Figure 3. Synthesis of Sulfonated Poly (CBDO-DMCD) Using Melt Transesterification

The Experiment

For the experiment materials, polyester monomers were provided by Eastman Chemical Co. and used without further purifications. Titanium catalyst was purchased from Sigma Aldrich and diluted into a 0.01 g/mL 1-butanol solution. The polyesters were synthesized using conventional melt transesterification methods. A 1:1.5 molar ratio of diester to diol and titanium catalyst was charged into a 100-mL round-bottomed flask equipped with a nitrogen inlet, mechanical stirrer and condenser.

Polyesters were made from a combination of diols (diethylene glycol, DEG, or triethylene glycol, TEG) and diesters (dimethyl cyclohexane dicarboxylate, DMCD, or dimethyl adipate, DMAP). The reaction was first purged and degassed three times before heating to 200-220°C over a period of five hours. The reaction temperature was subsequently increased to 275°C, and high vacuum (0.1 mm Hg) was applied to the system. Samples were characterized without further purifications.

Low-Tg polyesters were characterized with 1H NMR, differential scanning calorimetry, THF size exclusion chromatography and thermogravimetric analysis. Adhesive properties were characterized using 180° peel testing, holding power testing, and loop tack and rolling ball tack tests.8 Polymer rheological behavior was investigated using melt rheology on a TA Instrument AR 100 stress-controlled 8 mm parallel plate.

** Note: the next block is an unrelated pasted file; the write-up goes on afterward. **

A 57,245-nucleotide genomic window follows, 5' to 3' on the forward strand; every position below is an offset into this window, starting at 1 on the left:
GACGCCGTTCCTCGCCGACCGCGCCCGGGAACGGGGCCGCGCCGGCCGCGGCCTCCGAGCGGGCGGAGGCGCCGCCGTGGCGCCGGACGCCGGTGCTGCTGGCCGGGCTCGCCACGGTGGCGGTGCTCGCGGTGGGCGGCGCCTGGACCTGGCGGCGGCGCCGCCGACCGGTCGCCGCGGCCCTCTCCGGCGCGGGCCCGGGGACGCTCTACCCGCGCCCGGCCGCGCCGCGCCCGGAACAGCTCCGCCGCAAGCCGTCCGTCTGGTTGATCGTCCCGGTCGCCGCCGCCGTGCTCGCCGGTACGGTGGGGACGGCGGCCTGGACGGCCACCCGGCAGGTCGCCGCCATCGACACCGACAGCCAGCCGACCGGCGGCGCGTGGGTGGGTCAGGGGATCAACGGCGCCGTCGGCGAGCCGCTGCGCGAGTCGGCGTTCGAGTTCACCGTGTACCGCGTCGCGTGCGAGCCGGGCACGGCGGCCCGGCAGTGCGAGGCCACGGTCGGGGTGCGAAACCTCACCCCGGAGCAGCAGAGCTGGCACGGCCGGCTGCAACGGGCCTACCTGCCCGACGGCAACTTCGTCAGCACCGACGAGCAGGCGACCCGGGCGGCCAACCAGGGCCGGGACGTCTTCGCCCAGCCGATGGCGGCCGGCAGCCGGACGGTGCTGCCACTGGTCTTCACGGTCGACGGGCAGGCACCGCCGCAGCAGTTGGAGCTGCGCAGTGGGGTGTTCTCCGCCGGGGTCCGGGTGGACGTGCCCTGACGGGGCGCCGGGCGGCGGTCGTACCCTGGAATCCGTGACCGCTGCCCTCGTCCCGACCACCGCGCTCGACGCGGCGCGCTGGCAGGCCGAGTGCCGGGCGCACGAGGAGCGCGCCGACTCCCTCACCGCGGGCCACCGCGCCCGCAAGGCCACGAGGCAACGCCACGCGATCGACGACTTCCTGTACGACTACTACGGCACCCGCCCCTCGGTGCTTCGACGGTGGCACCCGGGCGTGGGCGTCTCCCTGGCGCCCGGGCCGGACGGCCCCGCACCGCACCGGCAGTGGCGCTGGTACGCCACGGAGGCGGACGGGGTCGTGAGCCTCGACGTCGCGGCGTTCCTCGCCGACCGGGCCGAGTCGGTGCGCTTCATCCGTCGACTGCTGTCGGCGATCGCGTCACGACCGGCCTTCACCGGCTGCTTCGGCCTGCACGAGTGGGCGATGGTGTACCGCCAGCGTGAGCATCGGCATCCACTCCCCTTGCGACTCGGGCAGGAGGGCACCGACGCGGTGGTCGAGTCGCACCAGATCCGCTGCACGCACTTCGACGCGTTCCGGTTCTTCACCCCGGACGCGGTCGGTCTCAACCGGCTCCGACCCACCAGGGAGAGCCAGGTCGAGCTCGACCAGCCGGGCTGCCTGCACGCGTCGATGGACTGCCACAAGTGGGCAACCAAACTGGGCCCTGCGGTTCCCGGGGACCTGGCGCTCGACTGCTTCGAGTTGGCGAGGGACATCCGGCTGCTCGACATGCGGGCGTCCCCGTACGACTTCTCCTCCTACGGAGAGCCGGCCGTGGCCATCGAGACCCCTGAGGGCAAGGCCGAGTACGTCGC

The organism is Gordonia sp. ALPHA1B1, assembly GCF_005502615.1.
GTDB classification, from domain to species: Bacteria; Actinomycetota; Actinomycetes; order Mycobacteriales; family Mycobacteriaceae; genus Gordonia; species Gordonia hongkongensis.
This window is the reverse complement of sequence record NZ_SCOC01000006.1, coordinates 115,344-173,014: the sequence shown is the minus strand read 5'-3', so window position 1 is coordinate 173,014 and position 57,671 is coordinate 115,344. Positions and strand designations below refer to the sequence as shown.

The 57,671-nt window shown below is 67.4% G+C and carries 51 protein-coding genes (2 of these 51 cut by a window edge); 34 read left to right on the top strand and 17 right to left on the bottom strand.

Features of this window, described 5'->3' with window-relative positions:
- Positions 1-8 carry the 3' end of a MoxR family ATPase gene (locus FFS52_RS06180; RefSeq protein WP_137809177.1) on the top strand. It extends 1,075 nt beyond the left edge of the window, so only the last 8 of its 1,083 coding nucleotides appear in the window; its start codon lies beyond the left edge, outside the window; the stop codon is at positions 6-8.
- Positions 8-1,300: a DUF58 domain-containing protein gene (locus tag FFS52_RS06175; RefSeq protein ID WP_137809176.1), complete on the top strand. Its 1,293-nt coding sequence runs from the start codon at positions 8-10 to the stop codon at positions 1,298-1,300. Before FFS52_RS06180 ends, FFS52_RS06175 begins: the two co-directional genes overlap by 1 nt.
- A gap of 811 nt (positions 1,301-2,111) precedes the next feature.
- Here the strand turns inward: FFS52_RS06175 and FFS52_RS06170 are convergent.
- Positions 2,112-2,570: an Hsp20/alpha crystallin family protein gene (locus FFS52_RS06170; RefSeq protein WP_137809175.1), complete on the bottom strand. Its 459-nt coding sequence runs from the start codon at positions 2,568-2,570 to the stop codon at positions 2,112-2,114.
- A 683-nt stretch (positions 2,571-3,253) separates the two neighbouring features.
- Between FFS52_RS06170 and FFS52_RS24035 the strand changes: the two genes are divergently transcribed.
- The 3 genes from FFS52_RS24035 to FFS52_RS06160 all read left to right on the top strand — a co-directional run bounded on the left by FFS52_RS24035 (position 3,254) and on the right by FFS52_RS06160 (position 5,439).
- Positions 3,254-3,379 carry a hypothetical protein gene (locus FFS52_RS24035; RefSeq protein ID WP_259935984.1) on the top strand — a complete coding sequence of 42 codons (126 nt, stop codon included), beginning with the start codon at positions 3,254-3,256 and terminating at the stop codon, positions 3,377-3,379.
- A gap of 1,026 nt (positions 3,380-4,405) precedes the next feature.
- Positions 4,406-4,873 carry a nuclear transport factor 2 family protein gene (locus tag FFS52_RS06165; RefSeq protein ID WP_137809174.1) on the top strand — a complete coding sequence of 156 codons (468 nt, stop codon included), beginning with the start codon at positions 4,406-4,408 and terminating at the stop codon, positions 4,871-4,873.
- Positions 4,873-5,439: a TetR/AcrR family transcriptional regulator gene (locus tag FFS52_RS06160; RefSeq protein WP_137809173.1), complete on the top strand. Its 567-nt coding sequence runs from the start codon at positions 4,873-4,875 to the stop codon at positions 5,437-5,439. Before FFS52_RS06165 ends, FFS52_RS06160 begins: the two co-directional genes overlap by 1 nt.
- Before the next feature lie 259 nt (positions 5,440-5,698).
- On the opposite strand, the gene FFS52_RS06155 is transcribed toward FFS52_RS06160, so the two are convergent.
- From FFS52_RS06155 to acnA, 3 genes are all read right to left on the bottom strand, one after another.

Low-Tg polyesters were synthesized in a solvent-free method. The polyester aliphatic backbone contributed to advantages over traditional polystyrene-based PSAs. An aliphatic system enabled coatings or adhesives for outdoor applications due to its increased UV stability over aromatic adhesive systems. In addition, ester linkages enabled degradative properties that may be suitable for time-release adhesives or adhesives for biomedical applications. Thus, this approach allowed the synthesis of a new family of low-Tg polyesters.

Figure 1 summarizes one class of polyesters that incorporates a cycloaliphatic unit cyclohexane into the polymer backbone. Similarly, Figure 2 outlines the synthesis of polyesters comprising the diester dimethyl adipate, which promotes a noncyclic comparison for DMCD-based polyesters. Diols used for these synthetic schemes were either DEG or TEG. Thus, these monomer choices permit an investigation into the thermal, rheological, and adhesive properties of cyclic- vs. noncyclic-containing polyesters and the influence of an additional ether linkage on the polymer properties.